Reuters has an article by Aileen Wang and Koh Gui Quing called Analysis: China Slides Faster into Pension Black Hole. The problem facing China in terms of pension obligations will have an impact on the US as well. The authors write:
Policy makers and economists have long been worried about the financial burden of China’s expanding patchwork of pension schemes, but those concerns have recently escalated as its rural pension scheme took off in the past three years.
The funding shortage is daunting: economists say it could blow out to a whopping $10.8 trillion in the next 20 years from $2.6 trillion in 2010, towering over China’s $3 trillion onshore savings, the biggest hoard of domestic savings in the world.
This is bad news for the US. The federal government has been able to incur trillions of dollars in additional debt over the past four years at very low rates for two reasons: (1) the willingness of high-saving countries like China to finance the debt; and (2) the Federal Reserve’s readiness to purchase government securities.
In a recent report by the Congressional Budget Office (CBO), outlays for Social Security will exceed revenues by ten percent over the next decade and reach twenty percent by 2030. Under current conditions, Social Security will exhaust its “trust fund” in 2038.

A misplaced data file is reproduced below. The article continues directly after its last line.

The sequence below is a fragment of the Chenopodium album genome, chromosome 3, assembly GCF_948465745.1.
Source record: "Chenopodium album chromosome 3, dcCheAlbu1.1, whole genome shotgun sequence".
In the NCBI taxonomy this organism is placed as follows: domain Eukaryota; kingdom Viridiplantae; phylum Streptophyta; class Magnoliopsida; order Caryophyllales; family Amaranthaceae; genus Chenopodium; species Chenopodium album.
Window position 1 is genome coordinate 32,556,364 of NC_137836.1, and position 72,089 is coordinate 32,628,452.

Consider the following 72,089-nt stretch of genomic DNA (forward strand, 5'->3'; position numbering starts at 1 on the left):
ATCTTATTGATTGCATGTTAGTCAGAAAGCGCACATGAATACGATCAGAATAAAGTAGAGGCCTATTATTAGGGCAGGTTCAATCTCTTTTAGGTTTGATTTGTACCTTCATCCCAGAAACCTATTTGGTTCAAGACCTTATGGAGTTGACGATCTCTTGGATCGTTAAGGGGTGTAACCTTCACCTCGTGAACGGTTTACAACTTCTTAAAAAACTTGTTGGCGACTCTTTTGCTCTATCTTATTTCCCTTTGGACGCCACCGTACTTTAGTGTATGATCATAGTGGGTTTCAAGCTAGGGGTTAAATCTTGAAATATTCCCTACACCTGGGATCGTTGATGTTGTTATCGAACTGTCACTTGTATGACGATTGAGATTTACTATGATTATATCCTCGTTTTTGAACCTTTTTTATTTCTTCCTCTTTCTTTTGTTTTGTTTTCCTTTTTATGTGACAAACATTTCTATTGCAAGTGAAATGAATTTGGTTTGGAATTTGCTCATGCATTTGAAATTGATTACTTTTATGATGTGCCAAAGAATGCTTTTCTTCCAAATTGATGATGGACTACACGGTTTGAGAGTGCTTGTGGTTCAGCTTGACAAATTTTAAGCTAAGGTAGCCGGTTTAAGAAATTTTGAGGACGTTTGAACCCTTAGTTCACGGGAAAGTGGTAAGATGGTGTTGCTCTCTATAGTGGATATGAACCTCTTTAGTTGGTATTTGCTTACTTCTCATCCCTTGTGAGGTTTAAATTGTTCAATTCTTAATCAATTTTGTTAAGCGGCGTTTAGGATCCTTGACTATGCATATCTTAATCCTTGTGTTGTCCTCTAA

The US can’t expect to continue to borrow trillions of dollars at near zero interest rates. If this article is true about the $10.8 trillion shortfall, it means China will need to start to look inward, using its vast savings to cover the retirements of its own citizens. If this happens, interest rates in the US will need to increase substantially in order to attract the financing needed to cover the government’s shortfall—adding tens of billions of dollars each year in interest payments. Nor can the Fed continue to finance the debt without severely downgrading the value of the dollar and sparking large increases in inflation.
Thus, it is more imperative than ever for the US to reform today both Social Security and private pension plans.